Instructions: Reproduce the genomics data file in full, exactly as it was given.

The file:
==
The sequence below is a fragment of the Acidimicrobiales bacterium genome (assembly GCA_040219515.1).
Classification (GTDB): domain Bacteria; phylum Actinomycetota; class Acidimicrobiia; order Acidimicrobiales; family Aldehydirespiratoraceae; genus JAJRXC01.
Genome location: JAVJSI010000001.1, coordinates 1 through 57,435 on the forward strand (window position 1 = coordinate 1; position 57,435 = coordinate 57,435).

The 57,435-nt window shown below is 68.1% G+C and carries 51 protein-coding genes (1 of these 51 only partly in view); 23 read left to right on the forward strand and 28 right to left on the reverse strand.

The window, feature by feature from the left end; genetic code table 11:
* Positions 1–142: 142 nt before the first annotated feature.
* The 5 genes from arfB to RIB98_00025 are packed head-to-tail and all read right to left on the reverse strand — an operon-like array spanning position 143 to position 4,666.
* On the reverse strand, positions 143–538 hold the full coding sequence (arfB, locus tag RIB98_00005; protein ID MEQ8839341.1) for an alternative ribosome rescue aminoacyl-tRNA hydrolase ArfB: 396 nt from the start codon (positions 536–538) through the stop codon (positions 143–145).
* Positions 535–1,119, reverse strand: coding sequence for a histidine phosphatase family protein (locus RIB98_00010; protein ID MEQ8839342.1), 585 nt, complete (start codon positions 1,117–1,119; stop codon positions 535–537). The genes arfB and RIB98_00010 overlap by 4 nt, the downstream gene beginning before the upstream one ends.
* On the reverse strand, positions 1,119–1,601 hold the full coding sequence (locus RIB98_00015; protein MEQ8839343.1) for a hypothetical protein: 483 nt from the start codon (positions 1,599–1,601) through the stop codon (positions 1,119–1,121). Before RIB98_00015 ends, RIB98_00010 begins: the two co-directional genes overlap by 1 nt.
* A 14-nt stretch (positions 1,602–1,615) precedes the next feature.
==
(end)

The sequence below is a fragment of the Acidimicrobiales bacterium genome (assembly GCA_040219515.1).
Classification (GTDB): domain Bacteria; phylum Actinomycetota; class Acidimicrobiia; order Acidimicrobiales; family Aldehydirespiratoraceae; genus JAJRXC01.
Genome location: JAVJSI010000001.1, coordinates 1 through 57,435 on the forward strand (window position 1 = coordinate 1; position 57,435 = coordinate 57,435).

The 57,435-nt window shown below is 68.1% G+C and carries 51 protein-coding genes (1 of these 51 only partly in view); 23 read left to right on the forward strand and 28 right to left on the reverse strand.

The window, feature by feature from the left end; genetic code table 11:
* Positions 1–142: 142 nt before the first annotated feature.
* The 5 genes from arfB to RIB98_00025 are packed head-to-tail and all read right to left on the reverse strand — an operon-like array spanning position 143 to position 4,666.
* On the reverse strand, positions 143–538 hold the full coding sequence (arfB, locus tag RIB98_00005; protein ID MEQ8839341.1) for an alternative ribosome rescue aminoacyl-tRNA hydrolase ArfB: 396 nt from the start codon (positions 536–538) through the stop codon (positions 143–145).
* Positions 535–1,119, reverse strand: coding sequence for a histidine phosphatase family protein (locus RIB98_00010; protein ID MEQ8839342.1), 585 nt, complete (start codon positions 1,117–1,119; stop codon positions 535–537). The genes arfB and RIB98_00010 overlap by 4 nt, the downstream gene beginning before the upstream one ends.
* On the reverse strand, positions 1,119–1,601 hold the full coding sequence (locus RIB98_00015; protein MEQ8839343.1) for a hypothetical protein: 483 nt from the start codon (positions 1,599–1,601) through the stop codon (positions 1,119–1,121). Before RIB98_00015 ends, RIB98_00010 begins: the two co-directional genes overlap by 1 nt.
* A 14-nt stretch (positions 1,602–1,615) precedes the next feature.